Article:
The homestead’s T-shaped configuration results from the arrangement of four 40-acre square plots of land. The landscape is located about five miles west of Beatrice, Nebraska and roughly 50 miles to the south of Lincoln. State Highway 4 roughly delineates the northern border and crosses Cub Creek, which runs through the northern and western areas of the site.
Two principle native vegetation communities exist at the site: the upland prairie and riparian woodland. The National Park Service manages the tallgrass prairie as part of its efforts to restore the landscape to its conditions shortly after Freeman’s initial settlement. The restored prairie -- one of the oldest in the National Park Service -- contains species such as big and little bluestem, indiangrass, switchgrass, goldenrod, fieldpussytoes, and leadplant.
The other vegetation community, the riparian woodland, also includes a number of native species including bur oak, silver maple, boxelder, red elm, hackberry, and cottonwood. The presence of the woodlands and the creek allude to the site’s historic appeal for homesteading. Cub Creek was a valuable water source in a region prone to prolonged dry spells. The trees provided Freeman an important source of building material and fuel. Freeman also used trees, such as those of the Osage orange hedgerow, to mark property boundaries. The thorns of the Osage orange also made it an effective barrier to contain or exclude livestock. Until superseded by the advent of barbed wire, Osage orange hedgerows were common on homesteads of the Great Plains.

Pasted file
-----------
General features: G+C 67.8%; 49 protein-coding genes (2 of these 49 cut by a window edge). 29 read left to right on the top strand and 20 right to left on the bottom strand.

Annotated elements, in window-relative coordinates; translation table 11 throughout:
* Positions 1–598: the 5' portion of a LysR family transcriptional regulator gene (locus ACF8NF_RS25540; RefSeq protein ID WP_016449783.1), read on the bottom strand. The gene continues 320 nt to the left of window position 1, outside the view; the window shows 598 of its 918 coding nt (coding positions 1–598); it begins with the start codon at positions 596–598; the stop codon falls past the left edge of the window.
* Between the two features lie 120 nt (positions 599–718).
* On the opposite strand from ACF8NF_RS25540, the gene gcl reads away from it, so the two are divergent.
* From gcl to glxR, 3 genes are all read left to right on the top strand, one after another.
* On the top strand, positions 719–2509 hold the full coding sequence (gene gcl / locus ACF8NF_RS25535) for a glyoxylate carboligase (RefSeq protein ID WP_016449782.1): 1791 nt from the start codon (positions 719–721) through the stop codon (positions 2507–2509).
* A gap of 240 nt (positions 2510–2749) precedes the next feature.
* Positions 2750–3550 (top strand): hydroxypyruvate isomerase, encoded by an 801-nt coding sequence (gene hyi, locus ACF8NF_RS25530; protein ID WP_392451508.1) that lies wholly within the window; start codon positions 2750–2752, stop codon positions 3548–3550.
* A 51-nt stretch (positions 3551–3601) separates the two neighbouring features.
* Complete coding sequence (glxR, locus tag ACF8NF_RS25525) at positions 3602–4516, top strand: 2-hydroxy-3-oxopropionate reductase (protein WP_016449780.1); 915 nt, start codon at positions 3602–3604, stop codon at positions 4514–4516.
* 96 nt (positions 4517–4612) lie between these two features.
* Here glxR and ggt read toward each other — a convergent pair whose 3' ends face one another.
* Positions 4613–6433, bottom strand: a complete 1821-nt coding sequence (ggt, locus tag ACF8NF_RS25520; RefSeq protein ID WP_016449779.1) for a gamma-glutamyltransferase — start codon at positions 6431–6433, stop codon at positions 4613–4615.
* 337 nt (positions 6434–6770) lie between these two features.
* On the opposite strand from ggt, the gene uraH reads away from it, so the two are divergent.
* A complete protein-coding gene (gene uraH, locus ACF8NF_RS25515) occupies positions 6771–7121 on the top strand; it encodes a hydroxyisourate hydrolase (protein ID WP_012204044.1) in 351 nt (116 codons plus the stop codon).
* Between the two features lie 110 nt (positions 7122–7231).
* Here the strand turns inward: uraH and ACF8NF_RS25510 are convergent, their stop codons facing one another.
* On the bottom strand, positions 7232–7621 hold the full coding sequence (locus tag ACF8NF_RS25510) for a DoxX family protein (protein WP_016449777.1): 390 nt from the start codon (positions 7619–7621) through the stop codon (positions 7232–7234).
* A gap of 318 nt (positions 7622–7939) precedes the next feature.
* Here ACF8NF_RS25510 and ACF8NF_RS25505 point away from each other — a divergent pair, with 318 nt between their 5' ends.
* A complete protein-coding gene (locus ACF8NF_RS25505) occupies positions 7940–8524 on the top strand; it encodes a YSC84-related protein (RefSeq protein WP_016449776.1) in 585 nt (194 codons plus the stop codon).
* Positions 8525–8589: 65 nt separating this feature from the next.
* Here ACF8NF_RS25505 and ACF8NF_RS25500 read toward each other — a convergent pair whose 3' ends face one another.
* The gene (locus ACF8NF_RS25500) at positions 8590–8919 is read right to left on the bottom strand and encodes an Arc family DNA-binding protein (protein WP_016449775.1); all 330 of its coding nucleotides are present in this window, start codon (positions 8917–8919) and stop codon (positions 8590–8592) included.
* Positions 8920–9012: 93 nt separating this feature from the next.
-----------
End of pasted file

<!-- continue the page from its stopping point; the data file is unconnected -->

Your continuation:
Other historically significantly features within the monument include the Daughters of the Revolution monument and a small grave site. The Daniel and Agnes Freeman gravesites, located on the east upland ridge, consist of two footstones and a granite marker. A modern element in the prairie is a raised viewing platform used for interpretation programs.
However, many, like Freeman and his family, found success. After furnishing the site with a log cabin in 1867, he went on to add a two-story brick home, barnyard, feeder barn, granary, corncrib, windmill, and well. The final federal patent was granted in 1869. Daniel, and his wife, Agnes, lived on the homestead until his death in 1908.
The Homestead Act remained active for 124 years until its repeal by the 1976 Federal Land Policy and Management Act. By the early 20th century, the disbursement of 270 million acres or 10 percent of total US land occurred under the Homestead Act. Most homesteaders claimed land in Montana, North Dakota, Colorado, and Nebraska (lands of the Oregon Territory had already been homesteaded through the Donation Land Claim Act of 1850). In totality, approximately 40 percent of homesteaders fulfilled the five year term and made improvements to gain title to their land.
The Homestead Act had a vast impact upon indigenous people. As settlers arrived, Native Americans were displaced and pushed farther west. Many Native Americans died in battles over land or by starvation and diseases brought by the settlers. For many cultures, practices and traditions were almost lost. By 1887, many Native Americans had been relocated to Indian reservations, often far from their traditional lands.
- Type of Landscape: Historic Vernacular Landscape
- National Register Level of Significance: National
- National Register Criteria: A, B, D
- Period of Significance: 1862-1936
Last updated: March 3, 2021